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Building a Component Library in Rails With Storybook

April 26, 2021
Nicolas Goutay
Software Engineer
Building a Component Library in Rails With Storybook
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In recent years, the Rails ecosystem improved by leaps and bounds and is catching up with the evolutions that developers use and love in JavaScript frameworks.

Under the code name NEW MAGIC (now known as Hotwire), the Basecamp team released Turbo and Stimulus in 2020, adding powerful capabilities such as near-instant navigation, first-party WebSocket support, lazy-loading parts of your application, and many others.

However, the Rails development I’m most excited about is the ability to build your own component library, powered by View Component and Storybook.

A component library is a set of components (buttons, alerts, domain-specific widgets, etc.) that can be reused throughout the app, reducing the need for duplication and improving the consistency of our UX and codebase.

This article will explain how to create your own component library of View Components and deploy it with Storybook, enabling all your team members to try, tweak and audit them in isolation.

A Primer on View Components and Storybook

Last fall, I stumbled upon a great RailsConf talk called Encapsulating Views by Joel Hawksley, introducing the View Components gem—GitHub’s take on making React-like components in Rails a reality.

View Components make it easy to build reusable, testable & encapsulated components in your Ruby on Rails app. We will not dive deeply into View Components in this post, but if you’re not familiar with them, I highly recommend taking a look at the first few paragraphs of the docs before continuing—they do a great job at explaining their benefits and use cases.

At Orbit, we are slowly building a list of View Components that we reuse across the app—buttons, selects, dropdowns,… However, as the list grows, it’s becoming harder for the whole team (engineering, design, and product) to know what is already available and reusable. We needed a way to organize this library.

A common (and honestly amazing) tool for such component libraries in JS-based apps is called Storybook. Storybook is an interface that provides an interactive playground for each component, alongside its documentation and other niceties. Here are some examples of Storybooks:

Storybook used to be only compatible with Single Page Apps created with JavaScript frameworks: React, Vue, Angular, and many others. Fortunately for us, the recent V6 release of Storybook introduced the @storybook/server package, which allows for any HTML snippet to be used as a component in Storybook. Theoretically, this allows for a Rails backend to render the components for Storybook. But how does that work in practice?

For the purpose of this article, we’re going to work off of a fresh Rails project and work our way through installing the required gems, create our first ViewComponent, display it in Storybook, and deploy it alongside our app. The source code for this Rails project is available on GitHub:

If you’d rather jump into a particular section (as you might already be familiar with some of the concepts we’ll cover), here’s the outline for the rest of the article:

  • Setting up a fresh Rails install
  • Creating our first View Component
  • Setting up component previews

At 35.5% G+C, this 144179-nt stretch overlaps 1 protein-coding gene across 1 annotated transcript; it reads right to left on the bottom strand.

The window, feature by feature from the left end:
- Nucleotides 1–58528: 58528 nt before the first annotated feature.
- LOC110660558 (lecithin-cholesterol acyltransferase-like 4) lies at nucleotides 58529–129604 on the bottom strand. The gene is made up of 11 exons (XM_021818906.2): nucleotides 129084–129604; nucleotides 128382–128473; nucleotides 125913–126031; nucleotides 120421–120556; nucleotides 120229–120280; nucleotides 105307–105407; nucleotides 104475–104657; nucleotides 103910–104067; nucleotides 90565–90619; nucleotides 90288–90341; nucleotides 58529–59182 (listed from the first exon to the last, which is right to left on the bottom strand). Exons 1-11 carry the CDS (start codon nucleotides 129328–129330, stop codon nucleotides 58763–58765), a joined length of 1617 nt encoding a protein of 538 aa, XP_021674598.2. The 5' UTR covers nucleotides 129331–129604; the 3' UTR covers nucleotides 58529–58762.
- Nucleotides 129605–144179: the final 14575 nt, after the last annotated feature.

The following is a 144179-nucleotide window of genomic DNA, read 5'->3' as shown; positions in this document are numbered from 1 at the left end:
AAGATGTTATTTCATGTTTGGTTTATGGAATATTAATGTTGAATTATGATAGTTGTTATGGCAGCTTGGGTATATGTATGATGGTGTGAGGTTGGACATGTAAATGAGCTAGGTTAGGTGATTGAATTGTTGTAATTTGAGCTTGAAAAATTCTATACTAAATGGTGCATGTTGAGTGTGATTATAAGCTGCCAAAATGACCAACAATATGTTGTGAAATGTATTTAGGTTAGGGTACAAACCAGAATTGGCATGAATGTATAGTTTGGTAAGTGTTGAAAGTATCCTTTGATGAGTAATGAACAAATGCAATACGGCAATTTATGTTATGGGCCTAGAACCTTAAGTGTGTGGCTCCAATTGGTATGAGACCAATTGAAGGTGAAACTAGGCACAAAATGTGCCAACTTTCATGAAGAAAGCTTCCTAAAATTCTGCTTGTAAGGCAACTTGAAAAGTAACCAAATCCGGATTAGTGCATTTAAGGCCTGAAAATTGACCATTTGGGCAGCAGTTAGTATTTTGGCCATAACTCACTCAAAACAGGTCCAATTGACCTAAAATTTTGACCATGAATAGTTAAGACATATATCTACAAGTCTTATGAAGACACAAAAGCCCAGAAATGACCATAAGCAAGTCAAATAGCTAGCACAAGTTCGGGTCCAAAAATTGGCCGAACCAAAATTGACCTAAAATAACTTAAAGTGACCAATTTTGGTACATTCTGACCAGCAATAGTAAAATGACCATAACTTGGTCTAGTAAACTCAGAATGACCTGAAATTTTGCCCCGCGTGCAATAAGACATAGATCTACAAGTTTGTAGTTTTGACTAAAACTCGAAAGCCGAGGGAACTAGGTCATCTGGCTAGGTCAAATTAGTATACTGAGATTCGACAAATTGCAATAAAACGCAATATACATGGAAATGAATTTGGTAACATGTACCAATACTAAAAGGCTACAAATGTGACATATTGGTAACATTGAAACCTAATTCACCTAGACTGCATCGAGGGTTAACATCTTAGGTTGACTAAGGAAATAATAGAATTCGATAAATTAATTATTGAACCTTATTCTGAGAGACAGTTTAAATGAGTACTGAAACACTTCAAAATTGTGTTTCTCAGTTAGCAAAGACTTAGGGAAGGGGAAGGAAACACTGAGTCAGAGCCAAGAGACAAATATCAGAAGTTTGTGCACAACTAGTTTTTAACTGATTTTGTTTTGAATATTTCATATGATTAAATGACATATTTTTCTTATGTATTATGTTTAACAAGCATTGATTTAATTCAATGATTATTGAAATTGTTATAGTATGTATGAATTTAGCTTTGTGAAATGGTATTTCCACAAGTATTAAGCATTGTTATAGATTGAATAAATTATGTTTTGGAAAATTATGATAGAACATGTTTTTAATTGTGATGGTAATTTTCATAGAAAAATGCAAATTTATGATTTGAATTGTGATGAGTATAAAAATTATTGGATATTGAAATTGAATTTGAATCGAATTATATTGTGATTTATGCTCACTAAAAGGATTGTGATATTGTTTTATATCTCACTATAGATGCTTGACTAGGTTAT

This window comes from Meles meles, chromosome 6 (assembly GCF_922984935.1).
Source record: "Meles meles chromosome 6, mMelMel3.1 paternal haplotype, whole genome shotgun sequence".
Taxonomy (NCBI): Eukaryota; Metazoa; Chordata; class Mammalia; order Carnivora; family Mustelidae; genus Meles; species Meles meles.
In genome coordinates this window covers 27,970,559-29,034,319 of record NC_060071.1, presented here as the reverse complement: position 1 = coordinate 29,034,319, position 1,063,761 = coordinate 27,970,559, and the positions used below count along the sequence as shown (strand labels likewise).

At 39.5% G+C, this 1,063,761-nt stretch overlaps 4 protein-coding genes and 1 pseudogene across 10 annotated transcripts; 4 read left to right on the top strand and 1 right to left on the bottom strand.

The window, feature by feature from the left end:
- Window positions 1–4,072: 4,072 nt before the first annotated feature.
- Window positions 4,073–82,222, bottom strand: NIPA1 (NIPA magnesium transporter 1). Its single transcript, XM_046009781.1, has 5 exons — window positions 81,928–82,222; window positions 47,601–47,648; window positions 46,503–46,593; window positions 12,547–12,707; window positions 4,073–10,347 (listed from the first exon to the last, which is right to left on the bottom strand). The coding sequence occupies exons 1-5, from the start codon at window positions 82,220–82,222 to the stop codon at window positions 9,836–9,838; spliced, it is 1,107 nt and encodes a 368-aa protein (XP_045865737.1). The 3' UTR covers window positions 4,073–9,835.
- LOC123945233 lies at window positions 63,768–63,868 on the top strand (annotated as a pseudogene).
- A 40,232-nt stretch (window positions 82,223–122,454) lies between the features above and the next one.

• Setting up Storybook with the ViewComponent::Storybook gem
  • Writing a story for our ButtonComponent
  • Deploying our Storybook alongside our app
  • Conclusion

Setting Up a Fresh Rails Install

Let’s create a new Rails project by following the steps listed in Section 3.1 in the Rails Getting Started guide, then run

{% c-block language="ruby" %}

rails new rails-view-components-storybook
cd rails-view-components-storybook
rails webpacker:install

# in one terminal window

# in another terminal window
rails server

{% c-block-end %}

That should get a Rails project up and running at http://localhost:3000

We’re going to add a static page to our Rails app which will serve as a kitchen sink to view and interact with our upcoming View Components. To do so, we can create or update the following files:


{% c-block language="ruby" %}

class PagesController < ApplicationController
 def show
   render template: "pages/#{params[:page]}"

{% c-block-end %}


{% c-block language="ruby" %}

Rails.application.routes.draw do
 get "/pages/:page" => "pages#show"

{% c-block-end %}


{% c-block language="html" %}

&#x3C article class="prose m-24">
&#x3Ch1>ViewComponents kitchen sink</h1>
&#x3Cp>This page will demo our ViewComponents</p>

{% c-block-end %}

We should now see that new page over at http://localhost:3000/pages/kitchen-sink. Great!

The Kitchen Sink page displays “View Components Kitchen Sink. This page will demo our ViewComponents”

In order to add styles to our upcoming components, we’re going to add TailwindCSS (a utility-first CSS framework). Please note that it is not a requirement for either Storybook or ViewComponents—we only install it here for conciseness and convenience in styling our component. You do not need to have any prior knowledge of Tailwind to continue reading this article.

Replace the contents of app/views/layouts/application.html.erb with:

{% c-block language="html" %}

<!DOCTYPE html>
&#x3Cmeta name="viewport" content="width=device-width,initial-scale=1">
<%= csrf_meta_tags %>
<%= csp_meta_tag %>

<%= stylesheet_link_tag 'application', media: 'all', 'data-turbolinks-track': 'reload' %>
<%= javascript_pack_tag 'application', 'data-turbolinks-track': 'reload' %>
&#x3Clink rel="stylesheet" href="^2/dist/base.min.css" />
&#x3Clink rel="stylesheet" href="^2/dist/components.min.css" />
&#x3Clink rel="stylesheet" href="[email protected]/dist/typography.min.css" />
&#x3Clink rel="stylesheet" href="^2/dist/utilities.min.css" />

&#x3C body>
<%= yield %>

{% c-block-end %}

Note: although using unpkg is the simplest way to install TailwindCSS, it is not recommended to do so for production applications as it will cause performance issues. Should you want to install TailwindCSS for a production application, I’d recommend following their instructions.

Creating Our First View Component